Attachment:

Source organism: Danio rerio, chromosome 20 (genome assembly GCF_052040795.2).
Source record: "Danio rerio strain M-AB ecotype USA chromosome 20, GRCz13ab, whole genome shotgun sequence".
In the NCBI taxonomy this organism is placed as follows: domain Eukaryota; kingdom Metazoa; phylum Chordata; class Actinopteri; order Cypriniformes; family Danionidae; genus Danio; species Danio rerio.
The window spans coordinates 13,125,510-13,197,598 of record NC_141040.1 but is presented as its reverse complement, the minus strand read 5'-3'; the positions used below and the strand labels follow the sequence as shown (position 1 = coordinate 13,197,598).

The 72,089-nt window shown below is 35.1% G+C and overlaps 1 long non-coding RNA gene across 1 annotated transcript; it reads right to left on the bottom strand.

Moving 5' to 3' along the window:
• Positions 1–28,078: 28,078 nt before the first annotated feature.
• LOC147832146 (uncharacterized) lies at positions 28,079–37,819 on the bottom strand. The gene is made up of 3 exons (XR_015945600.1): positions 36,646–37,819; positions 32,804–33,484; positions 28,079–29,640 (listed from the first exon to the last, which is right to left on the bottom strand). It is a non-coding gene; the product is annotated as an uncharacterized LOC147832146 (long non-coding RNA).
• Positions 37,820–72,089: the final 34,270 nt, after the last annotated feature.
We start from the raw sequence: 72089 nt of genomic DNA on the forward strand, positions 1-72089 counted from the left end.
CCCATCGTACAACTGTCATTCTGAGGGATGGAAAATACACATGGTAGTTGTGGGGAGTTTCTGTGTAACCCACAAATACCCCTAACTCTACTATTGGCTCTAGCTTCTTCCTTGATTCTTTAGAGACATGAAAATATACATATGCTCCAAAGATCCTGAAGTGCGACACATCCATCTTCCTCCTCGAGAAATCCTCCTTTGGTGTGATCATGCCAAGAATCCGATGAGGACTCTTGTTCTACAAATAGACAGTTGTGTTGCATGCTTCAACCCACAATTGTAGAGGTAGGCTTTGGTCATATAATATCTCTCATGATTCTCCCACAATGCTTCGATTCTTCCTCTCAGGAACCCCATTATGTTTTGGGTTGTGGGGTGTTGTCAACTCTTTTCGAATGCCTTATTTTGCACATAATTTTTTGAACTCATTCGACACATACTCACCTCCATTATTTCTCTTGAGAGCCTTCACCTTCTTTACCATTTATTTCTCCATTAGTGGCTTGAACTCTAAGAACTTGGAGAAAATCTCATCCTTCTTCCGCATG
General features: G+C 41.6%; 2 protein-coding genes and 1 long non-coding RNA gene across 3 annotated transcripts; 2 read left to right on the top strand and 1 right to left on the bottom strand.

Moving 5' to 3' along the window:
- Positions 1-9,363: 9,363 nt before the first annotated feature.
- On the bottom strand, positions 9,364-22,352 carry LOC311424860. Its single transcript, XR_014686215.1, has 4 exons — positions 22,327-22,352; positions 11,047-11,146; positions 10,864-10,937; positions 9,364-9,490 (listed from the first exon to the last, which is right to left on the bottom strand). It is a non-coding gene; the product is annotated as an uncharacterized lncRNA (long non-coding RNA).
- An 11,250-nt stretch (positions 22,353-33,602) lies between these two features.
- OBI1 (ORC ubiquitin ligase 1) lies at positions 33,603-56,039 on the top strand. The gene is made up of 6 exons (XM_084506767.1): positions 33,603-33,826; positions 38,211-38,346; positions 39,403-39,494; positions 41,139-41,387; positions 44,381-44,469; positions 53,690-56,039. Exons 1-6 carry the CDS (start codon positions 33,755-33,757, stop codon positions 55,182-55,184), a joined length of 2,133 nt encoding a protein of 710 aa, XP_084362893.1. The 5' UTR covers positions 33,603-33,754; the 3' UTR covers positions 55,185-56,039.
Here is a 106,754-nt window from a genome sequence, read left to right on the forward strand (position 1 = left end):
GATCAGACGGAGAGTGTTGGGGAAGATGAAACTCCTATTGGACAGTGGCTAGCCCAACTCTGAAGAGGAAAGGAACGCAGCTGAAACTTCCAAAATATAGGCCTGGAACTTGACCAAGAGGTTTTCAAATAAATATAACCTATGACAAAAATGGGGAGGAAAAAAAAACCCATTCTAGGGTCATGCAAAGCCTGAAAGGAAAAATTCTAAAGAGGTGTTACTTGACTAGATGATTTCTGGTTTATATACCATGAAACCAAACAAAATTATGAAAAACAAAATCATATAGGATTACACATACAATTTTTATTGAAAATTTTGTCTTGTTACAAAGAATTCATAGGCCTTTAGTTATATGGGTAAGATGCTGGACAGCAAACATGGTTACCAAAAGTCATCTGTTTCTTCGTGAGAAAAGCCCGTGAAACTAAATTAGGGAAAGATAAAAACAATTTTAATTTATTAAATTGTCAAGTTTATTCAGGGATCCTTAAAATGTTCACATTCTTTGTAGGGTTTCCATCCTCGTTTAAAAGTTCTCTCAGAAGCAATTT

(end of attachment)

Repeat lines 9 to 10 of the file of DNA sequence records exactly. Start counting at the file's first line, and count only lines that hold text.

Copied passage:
• Positions 37,820–72,089: the final 34,270 nt, after the last annotated feature.
We start from the raw sequence: 72089 nt of genomic DNA on the forward strand, positions 1-72089 counted from the left end.